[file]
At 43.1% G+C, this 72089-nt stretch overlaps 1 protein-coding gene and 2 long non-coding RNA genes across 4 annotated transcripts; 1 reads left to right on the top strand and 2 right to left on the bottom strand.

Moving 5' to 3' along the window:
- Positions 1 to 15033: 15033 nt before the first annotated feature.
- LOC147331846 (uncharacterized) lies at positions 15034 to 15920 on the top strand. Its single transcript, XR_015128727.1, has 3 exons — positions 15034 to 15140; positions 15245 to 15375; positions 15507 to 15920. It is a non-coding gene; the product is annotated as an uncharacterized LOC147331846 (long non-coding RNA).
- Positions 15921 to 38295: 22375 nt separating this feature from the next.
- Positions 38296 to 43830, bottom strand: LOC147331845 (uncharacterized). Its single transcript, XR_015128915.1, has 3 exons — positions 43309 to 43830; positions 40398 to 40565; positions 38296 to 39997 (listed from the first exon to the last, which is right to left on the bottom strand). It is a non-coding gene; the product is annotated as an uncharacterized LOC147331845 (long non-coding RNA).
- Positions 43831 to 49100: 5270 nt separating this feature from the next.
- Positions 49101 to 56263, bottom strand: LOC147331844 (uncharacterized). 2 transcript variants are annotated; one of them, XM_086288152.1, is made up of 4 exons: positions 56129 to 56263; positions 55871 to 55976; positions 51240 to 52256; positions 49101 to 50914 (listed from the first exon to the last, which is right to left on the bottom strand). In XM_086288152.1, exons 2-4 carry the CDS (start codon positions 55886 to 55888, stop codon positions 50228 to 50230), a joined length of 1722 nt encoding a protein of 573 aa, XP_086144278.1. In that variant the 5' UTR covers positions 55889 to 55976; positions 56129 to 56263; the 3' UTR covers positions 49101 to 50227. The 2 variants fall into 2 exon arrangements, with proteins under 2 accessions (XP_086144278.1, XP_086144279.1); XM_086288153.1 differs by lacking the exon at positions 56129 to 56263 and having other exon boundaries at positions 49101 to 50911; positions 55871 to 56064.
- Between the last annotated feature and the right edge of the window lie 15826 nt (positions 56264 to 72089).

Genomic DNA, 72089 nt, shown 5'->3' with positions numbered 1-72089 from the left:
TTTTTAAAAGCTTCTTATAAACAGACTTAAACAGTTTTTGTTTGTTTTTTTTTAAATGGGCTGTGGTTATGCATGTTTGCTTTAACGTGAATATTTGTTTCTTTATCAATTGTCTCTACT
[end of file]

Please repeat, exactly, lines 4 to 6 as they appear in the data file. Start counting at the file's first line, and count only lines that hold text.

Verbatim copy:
- LOC147331846 (uncharacterized) lies at positions 15034 to 15920 on the top strand. Its single transcript, XR_015128727.1, has 3 exons — positions 15034 to 15140; positions 15245 to 15375; positions 15507 to 15920. It is a non-coding gene; the product is annotated as an uncharacterized LOC147331846 (long non-coding RNA).
- Positions 15921 to 38295: 22375 nt separating this feature from the next.
- Positions 38296 to 43830, bottom strand: LOC147331845 (uncharacterized). Its single transcript, XR_015128915.1, has 3 exons — positions 43309 to 43830; positions 40398 to 40565; positions 38296 to 39997 (listed from the first exon to the last, which is right to left on the bottom strand). It is a non-coding gene; the product is annotated as an uncharacterized LOC147331845 (long non-coding RNA).